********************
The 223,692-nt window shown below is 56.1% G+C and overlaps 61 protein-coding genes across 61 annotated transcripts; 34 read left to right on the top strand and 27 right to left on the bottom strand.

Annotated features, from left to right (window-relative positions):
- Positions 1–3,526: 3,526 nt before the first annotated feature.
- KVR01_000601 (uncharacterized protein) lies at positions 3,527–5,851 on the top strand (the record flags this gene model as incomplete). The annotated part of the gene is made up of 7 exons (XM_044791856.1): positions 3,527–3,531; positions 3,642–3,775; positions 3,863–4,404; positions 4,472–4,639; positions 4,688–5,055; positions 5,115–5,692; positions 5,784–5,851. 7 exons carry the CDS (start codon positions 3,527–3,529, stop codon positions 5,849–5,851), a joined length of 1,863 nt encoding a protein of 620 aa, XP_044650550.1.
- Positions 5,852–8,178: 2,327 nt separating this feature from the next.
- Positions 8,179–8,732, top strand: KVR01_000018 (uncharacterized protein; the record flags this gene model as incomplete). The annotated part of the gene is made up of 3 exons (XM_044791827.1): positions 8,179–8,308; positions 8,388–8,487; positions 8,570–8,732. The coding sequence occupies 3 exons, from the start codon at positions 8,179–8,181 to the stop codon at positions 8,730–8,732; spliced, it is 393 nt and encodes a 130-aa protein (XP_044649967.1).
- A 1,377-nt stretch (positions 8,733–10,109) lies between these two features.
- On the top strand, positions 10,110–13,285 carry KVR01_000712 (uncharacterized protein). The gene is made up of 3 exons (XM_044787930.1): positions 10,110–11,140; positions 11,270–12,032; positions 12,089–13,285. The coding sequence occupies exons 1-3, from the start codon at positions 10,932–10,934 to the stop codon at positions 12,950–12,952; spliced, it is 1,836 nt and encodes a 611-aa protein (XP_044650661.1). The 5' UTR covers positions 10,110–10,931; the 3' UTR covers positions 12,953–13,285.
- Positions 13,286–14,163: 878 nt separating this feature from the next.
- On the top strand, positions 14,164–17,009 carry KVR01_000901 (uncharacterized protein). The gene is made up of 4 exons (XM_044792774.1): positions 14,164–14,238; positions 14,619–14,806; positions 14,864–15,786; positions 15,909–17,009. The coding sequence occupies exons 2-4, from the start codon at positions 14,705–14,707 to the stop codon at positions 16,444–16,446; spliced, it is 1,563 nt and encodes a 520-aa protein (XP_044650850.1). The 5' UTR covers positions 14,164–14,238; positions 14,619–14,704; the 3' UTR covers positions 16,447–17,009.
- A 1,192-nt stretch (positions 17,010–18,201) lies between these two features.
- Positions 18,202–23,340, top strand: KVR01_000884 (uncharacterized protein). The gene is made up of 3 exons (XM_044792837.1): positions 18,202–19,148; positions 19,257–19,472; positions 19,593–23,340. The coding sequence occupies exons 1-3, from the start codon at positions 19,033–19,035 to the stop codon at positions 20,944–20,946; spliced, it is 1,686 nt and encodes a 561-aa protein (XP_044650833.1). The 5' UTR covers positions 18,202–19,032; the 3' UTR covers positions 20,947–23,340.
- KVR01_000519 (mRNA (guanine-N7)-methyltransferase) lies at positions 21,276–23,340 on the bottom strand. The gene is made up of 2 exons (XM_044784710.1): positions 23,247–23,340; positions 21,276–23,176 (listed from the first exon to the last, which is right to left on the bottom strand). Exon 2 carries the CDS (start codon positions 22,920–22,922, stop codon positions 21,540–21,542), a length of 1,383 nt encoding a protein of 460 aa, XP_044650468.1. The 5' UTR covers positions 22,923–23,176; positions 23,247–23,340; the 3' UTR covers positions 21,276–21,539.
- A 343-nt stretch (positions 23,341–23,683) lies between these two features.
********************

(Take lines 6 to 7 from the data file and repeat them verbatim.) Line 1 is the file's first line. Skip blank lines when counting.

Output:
- Positions 8,179–8,732, top strand: KVR01_000018 (uncharacterized protein; the record flags this gene model as incomplete). The annotated part of the gene is made up of 3 exons (XM_044791827.1): positions 8,179–8,308; positions 8,388–8,487; positions 8,570–8,732. The coding sequence occupies 3 exons, from the start codon at positions 8,179–8,181 to the stop codon at positions 8,730–8,732; spliced, it is 393 nt and encodes a 130-aa protein (XP_044649967.1).
- A 1,377-nt stretch (positions 8,733–10,109) lies between these two features.